The Science Behind Intention -
The Science Behind Intention

The Science Behind Intention

The Science Behind Intention

These magical days are slipping by so quickly. I’ve been in the heart of coffee country in Pereira, Colombia, for two weeks. I’m settling down by the pool, my heart just now slowing from a rigorous tennis lesson after a full day assembling my next keynote speech: Change the World without Quitting your Job. Long shadows are sharpening the lines of rolling, tropical hills and I realize, for just a moment, if I stop and breathe that … this is it! This IS the life I imagined. I am living it, right now.

I wonder why it took me 12 years to get here. Could I have been here sooner if I had made some decisions earlier? Had I hesitated less, would I have been here last summer or the summer before?

What if I had learned how to market professional services seven years earlier or if I had figured out how to properly manage cash flow 10 years before I did? I am sure this would be not my first summer, with kids, writing, surrounded by tropical beauty, learning a brand new pastime (tennis).

The life you live today is the resonance of thousands of small choices. The moments of opportunity rarely announce themselves as life-defining. The key, then, to building the life you want is to somehow make unique choices, in the moments when life presents itself.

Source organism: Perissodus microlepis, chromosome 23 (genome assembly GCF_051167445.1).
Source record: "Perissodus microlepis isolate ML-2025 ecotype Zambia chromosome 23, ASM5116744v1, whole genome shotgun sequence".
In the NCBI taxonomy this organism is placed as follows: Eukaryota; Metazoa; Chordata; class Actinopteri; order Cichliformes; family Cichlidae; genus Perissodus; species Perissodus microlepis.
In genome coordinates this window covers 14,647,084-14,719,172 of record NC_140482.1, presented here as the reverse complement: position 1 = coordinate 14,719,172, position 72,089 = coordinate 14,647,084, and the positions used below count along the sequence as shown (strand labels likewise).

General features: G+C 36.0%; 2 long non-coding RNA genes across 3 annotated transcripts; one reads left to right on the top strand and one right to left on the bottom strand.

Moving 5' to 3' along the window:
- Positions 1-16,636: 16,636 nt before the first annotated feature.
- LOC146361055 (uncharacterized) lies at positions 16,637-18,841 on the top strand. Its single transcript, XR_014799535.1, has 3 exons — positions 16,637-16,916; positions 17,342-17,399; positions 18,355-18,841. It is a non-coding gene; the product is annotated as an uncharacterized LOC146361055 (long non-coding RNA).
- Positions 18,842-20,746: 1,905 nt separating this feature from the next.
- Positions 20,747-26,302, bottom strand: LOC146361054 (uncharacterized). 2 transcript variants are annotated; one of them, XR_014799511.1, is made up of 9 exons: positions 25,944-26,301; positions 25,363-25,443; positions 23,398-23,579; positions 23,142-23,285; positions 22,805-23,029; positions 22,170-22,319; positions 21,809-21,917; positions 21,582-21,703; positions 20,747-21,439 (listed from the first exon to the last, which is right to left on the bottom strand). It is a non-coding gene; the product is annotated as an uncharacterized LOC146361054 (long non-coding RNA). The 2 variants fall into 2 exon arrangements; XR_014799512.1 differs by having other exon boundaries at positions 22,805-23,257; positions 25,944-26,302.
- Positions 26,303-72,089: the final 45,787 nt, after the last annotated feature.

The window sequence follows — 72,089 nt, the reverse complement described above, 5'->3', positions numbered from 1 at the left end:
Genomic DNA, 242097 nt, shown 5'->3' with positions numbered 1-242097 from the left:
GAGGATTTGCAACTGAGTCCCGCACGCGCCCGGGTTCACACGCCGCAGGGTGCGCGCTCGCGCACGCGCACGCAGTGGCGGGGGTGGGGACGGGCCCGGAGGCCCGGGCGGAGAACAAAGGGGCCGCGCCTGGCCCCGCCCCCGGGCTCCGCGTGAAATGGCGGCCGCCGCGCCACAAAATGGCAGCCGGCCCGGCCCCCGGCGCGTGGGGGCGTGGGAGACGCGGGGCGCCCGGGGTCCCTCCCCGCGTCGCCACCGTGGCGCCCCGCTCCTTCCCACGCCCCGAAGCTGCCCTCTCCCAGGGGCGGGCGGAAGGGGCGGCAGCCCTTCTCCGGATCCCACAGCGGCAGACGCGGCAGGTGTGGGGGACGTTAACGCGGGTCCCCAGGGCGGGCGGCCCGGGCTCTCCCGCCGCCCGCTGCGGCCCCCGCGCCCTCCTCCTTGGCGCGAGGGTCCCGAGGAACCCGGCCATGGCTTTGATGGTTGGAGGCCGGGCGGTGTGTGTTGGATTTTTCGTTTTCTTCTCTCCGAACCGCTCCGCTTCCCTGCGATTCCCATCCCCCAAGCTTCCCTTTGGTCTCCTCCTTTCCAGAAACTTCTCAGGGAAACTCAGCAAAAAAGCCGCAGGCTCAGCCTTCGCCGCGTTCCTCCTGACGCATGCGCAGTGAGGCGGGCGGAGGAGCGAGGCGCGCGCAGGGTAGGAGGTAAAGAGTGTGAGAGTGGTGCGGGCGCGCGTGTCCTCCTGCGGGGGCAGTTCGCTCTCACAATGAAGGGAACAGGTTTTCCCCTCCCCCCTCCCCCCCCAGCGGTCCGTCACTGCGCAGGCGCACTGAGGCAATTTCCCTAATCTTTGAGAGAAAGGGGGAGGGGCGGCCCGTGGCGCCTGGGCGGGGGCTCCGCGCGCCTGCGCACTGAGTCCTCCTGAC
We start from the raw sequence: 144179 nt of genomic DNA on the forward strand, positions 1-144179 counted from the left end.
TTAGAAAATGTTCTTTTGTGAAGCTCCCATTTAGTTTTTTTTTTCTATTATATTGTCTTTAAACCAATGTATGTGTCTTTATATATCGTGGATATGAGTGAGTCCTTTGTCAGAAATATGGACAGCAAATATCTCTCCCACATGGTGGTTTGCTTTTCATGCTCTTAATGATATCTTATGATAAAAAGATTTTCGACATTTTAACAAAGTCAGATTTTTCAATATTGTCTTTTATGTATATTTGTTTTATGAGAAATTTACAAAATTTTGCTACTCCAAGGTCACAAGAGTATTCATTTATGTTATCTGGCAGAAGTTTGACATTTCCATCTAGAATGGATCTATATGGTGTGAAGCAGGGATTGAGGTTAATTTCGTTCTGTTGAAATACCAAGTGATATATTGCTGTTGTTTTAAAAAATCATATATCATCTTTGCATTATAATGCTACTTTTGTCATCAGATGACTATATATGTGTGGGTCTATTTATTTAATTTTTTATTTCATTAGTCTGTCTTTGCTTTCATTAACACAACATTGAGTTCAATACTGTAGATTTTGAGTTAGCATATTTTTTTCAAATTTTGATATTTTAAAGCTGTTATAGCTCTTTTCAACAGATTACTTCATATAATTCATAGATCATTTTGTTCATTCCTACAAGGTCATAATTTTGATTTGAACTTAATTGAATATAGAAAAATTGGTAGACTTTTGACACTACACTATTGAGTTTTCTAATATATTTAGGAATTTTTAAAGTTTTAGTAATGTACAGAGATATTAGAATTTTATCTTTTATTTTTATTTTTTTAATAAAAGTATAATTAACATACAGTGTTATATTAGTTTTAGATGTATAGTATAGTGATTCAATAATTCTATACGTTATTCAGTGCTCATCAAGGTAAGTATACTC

There is a theory that might help us all accelerate our moment-by-moment path to the life we love. The idea is that every choice you make is preceded by an “intention” – something you intend to do which then motivates you to take action – read a book, pick up the phone, say, or ask a mentor for advice.

That intention emerges subconsciously through three interrelated inquiries:
1. What is possible: Your subconscious tells you whether an action is possible or not. For example, it could tell you whether admitting you need to learn more about marketing – as I did – and then reading a book about it could make a difference in your life or business.

2. What is socially acceptable: How would the people who are important to you – your parents, your friends –react to you taking the action? Would they scoff at you for admitting you were not good at marketing your firm when you advise many companies on marketing?

3. What are you capable of: Do you have the capacity, skill, ability to succeed in taking the action? If you read a book about marketing and studying the techniques, could you become good at it, or are you somehow incapable?

I am breaking down here just one decision about myself to illustrate the point. Had I believed studying marketing would work, had I not been too embarrassed to admit I had something to learn about it, had I believed I could become good at it if I tried – then I probably would have done 10 years ago what I started doing last year. I would probably have the results 10 years ago that I am just experiencing now. And this would probably be the end of a decade of summers abroad with my family writing by a pool as the sun sets … rather than the first.

What decisions have held you back? What has stopped you? Was it that you didn’t see it as possible, or was it not acceptable behavior, or were you not capable?

If you can identify your sticking point(s), you can release the brakes, accelerating your path to the life you desire.

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